Rethinking 401(k) plans: The essay, titled "My Financial Wellness Solution: The 401(K) as a Lifetime Financial Instrument" and written by Jack Towarnicky, provides a history of the evolution of 401(k) plans and proposes further changes to their structure and legal governance to enable them to further evolve into lifetime security accounts. This essay reviews the current state, which includes automatic features, plus a design jar of money labeled pensionthat facilitates asset aggregation and retention and modern loan provisions. The essay then moves into the proposed next generation, which focuses on lifetime financial instruments that are very portable and can address a variety of financial goals. It reduces the emphasis on retirement and focuses on capital accumulation. The essay suggests changes in design such as adding death and disability insurance, allowing additional rollovers and plan-to-plan transfers, allowing one loan of each of several types, etc.  The essay is a great document to start a discussion about whether the existing plans meet the realistic needs of employees today and how they should evolve.

Measuring investment return from employee wellness programs: Greg Ward, in the essay "Calculating ROI:Measuring the Benefits of Workplace Financial Wellness," focuses on the loss of productivity from financial anxiety and provides a means of calculating a return on investment for financial wellness programs. The return on investment calculation example includes an allowance for reduced garnishment, payroll taxes saved due to FSA/HSA contributions, reduced absenteeism and turnover, health care cost savings, and reductions in delayed retirements. The essay provides a discussion of a variety of different benefits that the employer derives from offering a financial wellness program.   

Making workplace programs successful: This essay, "What Makes a Workplace Financial Wellness Program Successful?" by Julie Stitch, reports on a 2016 International Foundation of Employee Benefits Plans survey of plan sponsors about their programs in financial wellness and education. It identifies a number of factors that contribute to programs’ success. 

Using technology effectively: “Financial Well-Being as a Technology Solution,” by Scott Marcotte and John Larson, points out how software can be used to bring average employees the types of analysis and advice that can be secured from financial advisors. The essay focuses on key ingredients of an effective technology solution and provides a vision of good solutions that work for both the short-term and the long-term, and that enable employees to access solutions that are often available only to people with advisors. It proposes that such software needs to include data aggregation to bring together all of an employee’s household data, life planning questionnaires to learn about the household’s needs, and stochastic analysis. Such software should consider the need for emergency funds, preparing for education costs for children, buying a house, dealing with debt, and considering long-term issues such as saving for retirement.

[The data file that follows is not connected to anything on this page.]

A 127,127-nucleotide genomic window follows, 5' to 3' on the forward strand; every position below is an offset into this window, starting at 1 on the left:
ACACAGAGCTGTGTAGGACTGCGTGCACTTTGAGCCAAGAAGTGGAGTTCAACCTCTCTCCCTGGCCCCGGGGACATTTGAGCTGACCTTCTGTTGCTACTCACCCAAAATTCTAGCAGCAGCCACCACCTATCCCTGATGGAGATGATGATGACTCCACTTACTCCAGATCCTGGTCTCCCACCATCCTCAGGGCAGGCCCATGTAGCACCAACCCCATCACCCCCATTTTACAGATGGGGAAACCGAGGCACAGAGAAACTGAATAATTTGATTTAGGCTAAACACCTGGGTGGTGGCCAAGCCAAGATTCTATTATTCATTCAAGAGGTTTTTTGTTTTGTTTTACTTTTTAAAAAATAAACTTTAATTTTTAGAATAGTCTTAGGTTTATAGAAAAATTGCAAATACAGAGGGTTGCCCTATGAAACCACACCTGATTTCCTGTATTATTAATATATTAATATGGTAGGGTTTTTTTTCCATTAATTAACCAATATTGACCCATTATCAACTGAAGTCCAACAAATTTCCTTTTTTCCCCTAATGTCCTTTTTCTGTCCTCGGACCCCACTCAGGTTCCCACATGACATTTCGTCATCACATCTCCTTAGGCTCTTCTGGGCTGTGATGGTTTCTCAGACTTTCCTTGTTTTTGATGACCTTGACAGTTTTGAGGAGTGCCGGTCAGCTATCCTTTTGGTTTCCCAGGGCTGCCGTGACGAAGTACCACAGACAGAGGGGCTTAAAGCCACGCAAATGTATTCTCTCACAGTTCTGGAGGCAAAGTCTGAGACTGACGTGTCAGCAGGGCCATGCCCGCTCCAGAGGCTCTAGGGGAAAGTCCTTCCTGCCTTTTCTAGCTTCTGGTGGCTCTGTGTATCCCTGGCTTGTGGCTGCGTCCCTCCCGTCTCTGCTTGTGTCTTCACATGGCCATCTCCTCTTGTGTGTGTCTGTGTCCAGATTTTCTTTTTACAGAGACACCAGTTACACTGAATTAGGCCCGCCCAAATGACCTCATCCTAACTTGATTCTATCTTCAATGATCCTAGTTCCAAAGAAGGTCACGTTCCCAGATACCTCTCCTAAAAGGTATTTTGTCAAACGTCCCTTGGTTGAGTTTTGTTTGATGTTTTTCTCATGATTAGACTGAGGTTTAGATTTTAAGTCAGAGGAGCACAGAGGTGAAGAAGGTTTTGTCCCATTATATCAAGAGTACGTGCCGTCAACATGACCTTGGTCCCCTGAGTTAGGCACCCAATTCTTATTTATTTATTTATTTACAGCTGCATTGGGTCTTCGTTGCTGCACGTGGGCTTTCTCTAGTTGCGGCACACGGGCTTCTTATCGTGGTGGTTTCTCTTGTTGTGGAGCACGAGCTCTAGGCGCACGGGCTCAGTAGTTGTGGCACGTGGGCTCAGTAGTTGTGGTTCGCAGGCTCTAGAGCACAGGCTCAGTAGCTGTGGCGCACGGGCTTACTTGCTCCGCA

Overall, this collection of essays represents an important advance in the literature for this area. In a future blog I will provide additional insights into wellness issues and highlights from some of the other essays. Several of the essays focus on elements of effective planning and others on some areas that are often overlooked.

Accessing the Essays:  the essays are found in the Financial Wellness Essay Collection on the Society of Actuaries website.  They are part of the research page on Aging and Post-Retirement where many additional reports on retirement topics can be found.

 

View our complete listing of Compensation and Benefits blogs.

  • About the Author: Anna M. Rappaport

    Anna M. Rappaport

    Anna Rappaport is an internationally recognized expert on the impact of change on retirement systems and workforce issues. Following a 28-year career with Mercer Human Resource Consulting, Rappaport h…

    Full Bio | More from Anna M. Rappaport

     

0 Comment Comment Policy

Please Sign In to post a comment.